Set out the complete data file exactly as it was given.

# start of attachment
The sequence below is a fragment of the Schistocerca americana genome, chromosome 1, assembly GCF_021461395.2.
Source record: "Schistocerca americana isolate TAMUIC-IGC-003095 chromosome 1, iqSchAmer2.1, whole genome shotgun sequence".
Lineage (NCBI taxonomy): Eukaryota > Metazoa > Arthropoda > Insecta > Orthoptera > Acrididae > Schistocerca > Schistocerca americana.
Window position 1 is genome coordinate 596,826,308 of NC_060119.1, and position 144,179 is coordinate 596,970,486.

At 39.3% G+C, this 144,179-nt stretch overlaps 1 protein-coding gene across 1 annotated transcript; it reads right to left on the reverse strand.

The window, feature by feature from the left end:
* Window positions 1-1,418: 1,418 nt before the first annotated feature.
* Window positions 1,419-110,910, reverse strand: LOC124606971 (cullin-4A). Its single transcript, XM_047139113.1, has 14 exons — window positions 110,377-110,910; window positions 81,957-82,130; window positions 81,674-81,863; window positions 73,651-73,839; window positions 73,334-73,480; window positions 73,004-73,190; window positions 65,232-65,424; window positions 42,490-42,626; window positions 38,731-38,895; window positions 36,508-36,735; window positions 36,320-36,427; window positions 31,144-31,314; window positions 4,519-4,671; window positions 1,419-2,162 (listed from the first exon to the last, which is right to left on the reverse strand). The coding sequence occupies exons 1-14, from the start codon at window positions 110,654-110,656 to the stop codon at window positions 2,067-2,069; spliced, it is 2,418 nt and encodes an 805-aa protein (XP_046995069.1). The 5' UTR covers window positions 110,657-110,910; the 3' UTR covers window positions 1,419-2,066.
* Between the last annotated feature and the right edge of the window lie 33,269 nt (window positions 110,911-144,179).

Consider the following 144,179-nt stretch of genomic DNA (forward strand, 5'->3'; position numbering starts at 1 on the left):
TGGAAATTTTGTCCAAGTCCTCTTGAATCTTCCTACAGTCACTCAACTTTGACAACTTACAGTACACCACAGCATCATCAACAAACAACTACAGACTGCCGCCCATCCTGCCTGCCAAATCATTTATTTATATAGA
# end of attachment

The sequence below is a fragment of the Schistocerca americana genome, chromosome 1, assembly GCF_021461395.2.
Source record: "Schistocerca americana isolate TAMUIC-IGC-003095 chromosome 1, iqSchAmer2.1, whole genome shotgun sequence".
Lineage (NCBI taxonomy): Eukaryota > Metazoa > Arthropoda > Insecta > Orthoptera > Acrididae > Schistocerca > Schistocerca americana.
Window position 1 is genome coordinate 596,826,308 of NC_060119.1, and position 144,179 is coordinate 596,970,486.

At 39.3% G+C, this 144,179-nt stretch overlaps 1 protein-coding gene across 1 annotated transcript; it reads right to left on the reverse strand.

The window, feature by feature from the left end:
* Window positions 1-1,418: 1,418 nt before the first annotated feature.
* Window positions 1,419-110,910, reverse strand: LOC124606971 (cullin-4A). Its single transcript, XM_047139113.1, has 14 exons — window positions 110,377-110,910; window positions 81,957-82,130; window positions 81,674-81,863; window positions 73,651-73,839; window positions 73,334-73,480; window positions 73,004-73,190; window positions 65,232-65,424; window positions 42,490-42,626; window positions 38,731-38,895; window positions 36,508-36,735; window positions 36,320-36,427; window positions 31,144-31,314; window positions 4,519-4,671; window positions 1,419-2,162 (listed from the first exon to the last, which is right to left on the reverse strand). The coding sequence occupies exons 1-14, from the start codon at window positions 110,654-110,656 to the stop codon at window positions 2,067-2,069; spliced, it is 2,418 nt and encodes an 805-aa protein (XP_046995069.1). The 5' UTR covers window positions 110,657-110,910; the 3' UTR covers window positions 1,419-2,066.
* Between the last annotated feature and the right edge of the window lie 33,269 nt (window positions 110,911-144,179).

Consider the following 144,179-nt stretch of genomic DNA (forward strand, 5'->3'; position numbering starts at 1 on the left):
TGGAAATTTTGTCCAAGTCCTCTTGAATCTTCCTACAGTCACTCAACTTTGACAACTTACAGTACACCACAGCATCATCAACAAACAACTACAGACTGCCGCCCATCCTGCCTGCCAAATCATTTATTTATATAGA